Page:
The Fountainhead

The Fountainhead Ayn Rand and Communism

Though biographical criticism must be introduced carefully--there are limits to identifying parts of a novel with the author's own life--Ayn Rand's writing of The Fountainhead was dramatically influenced by her social and political experiences and the contemporary social climate of the United States. Ayn Rand was born into a middle-class Russian family. After the Bolshevik Revolution, she saw her father's business seized and her family punished for their previous successes. When Rand traveled to the United States, she embraced capitalism fervently, to the extent that she believed that any government interference in business or the economy was too much interference. During the 1940s in the United States, many people were afraid that Communists supported by money from Russia were infiltrating the government and were going to destroy America. In The Fountainhead, Rand provides a sample of how she thinks communism or socialism could become a danger in the United States. Ellsworth Toohey is not a communist spy, but he is a socialist, and he does dangerously undermine the tradition of individual achievement in New York City. Rand gives The Fountainhead a happy ending, for the individual ultimately triumphs.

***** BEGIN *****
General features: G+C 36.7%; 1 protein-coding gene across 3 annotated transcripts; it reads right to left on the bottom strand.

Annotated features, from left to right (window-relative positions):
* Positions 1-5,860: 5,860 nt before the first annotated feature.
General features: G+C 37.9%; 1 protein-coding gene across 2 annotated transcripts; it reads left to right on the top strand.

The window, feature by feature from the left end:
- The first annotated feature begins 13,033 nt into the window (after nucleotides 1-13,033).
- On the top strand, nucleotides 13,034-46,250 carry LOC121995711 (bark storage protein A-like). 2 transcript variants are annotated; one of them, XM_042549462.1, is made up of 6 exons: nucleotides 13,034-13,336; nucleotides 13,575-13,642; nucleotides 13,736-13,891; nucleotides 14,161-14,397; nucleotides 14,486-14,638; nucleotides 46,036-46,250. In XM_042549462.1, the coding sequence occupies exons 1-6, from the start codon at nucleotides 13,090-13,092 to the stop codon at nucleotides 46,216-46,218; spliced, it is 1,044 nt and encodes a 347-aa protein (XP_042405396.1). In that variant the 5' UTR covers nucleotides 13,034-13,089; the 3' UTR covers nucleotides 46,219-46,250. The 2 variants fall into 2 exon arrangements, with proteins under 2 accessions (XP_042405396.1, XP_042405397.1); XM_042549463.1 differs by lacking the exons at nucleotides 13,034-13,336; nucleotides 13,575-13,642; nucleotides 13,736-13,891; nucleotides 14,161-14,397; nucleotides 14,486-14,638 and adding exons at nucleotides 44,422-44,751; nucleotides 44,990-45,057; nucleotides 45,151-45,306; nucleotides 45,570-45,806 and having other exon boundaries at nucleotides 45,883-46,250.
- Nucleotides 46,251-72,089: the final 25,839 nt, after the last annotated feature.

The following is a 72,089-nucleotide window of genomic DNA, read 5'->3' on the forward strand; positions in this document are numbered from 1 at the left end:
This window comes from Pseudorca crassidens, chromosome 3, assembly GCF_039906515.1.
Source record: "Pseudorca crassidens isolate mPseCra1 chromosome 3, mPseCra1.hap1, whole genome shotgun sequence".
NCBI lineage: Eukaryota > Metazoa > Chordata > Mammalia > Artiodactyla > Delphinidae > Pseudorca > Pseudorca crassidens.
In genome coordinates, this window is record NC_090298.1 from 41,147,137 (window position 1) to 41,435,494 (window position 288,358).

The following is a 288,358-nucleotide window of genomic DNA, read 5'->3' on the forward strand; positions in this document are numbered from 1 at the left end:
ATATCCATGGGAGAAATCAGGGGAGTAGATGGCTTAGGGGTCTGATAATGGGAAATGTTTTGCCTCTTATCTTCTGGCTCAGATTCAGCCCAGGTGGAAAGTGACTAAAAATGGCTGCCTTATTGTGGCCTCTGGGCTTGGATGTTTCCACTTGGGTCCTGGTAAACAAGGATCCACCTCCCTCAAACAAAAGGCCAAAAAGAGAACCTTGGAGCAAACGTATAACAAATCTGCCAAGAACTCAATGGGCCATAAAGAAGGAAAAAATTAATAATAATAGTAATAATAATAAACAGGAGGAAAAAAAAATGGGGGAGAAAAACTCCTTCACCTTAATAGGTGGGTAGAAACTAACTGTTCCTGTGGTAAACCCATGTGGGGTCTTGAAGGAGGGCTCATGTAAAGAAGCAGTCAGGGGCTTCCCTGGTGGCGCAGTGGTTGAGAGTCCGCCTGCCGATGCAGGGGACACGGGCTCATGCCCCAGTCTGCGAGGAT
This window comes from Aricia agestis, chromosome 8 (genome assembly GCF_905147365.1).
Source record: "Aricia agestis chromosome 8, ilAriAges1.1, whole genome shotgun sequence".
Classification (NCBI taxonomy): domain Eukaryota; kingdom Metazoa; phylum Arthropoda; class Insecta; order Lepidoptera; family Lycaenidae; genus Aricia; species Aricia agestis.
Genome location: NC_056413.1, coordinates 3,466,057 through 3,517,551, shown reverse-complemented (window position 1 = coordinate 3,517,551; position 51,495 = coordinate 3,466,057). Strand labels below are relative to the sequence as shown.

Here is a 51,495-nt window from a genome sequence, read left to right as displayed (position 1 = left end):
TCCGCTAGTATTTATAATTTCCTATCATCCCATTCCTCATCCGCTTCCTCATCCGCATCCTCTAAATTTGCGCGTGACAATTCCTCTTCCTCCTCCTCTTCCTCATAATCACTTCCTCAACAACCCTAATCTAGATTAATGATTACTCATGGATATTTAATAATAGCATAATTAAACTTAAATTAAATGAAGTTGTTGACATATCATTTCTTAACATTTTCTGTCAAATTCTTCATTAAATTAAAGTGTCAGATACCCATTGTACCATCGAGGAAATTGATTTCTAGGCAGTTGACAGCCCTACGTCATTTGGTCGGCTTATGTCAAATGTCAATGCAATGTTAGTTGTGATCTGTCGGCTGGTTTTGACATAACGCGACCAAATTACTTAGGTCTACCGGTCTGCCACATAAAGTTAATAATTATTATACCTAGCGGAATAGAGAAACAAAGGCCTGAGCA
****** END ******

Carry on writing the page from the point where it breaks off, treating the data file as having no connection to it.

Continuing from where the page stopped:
Rand's devoted opposition to communism and socialism in any form also provides another explanation for her relative unpopularity among other important American writers and artists. During the 1950s, when Joseph McCarthy conducted an extensive search throughout society for suspected Communists, a great many artists, especially filmmakers, lost their jobs and had their lives destroyed. Though Rand did not participate in McCarthy's witch hunt, many found her doctrinal stance distasteful and her ardent defense of capitalism misplaced. Today those feelings still linger in the artistic and intellectual community, which helps explain why some of Rand's opponents dislike her as fiercely as her followers defend her. This kind of conflict is almost exactly, at root, the conflict between individualism and mass movements characterized in The Fountainhead.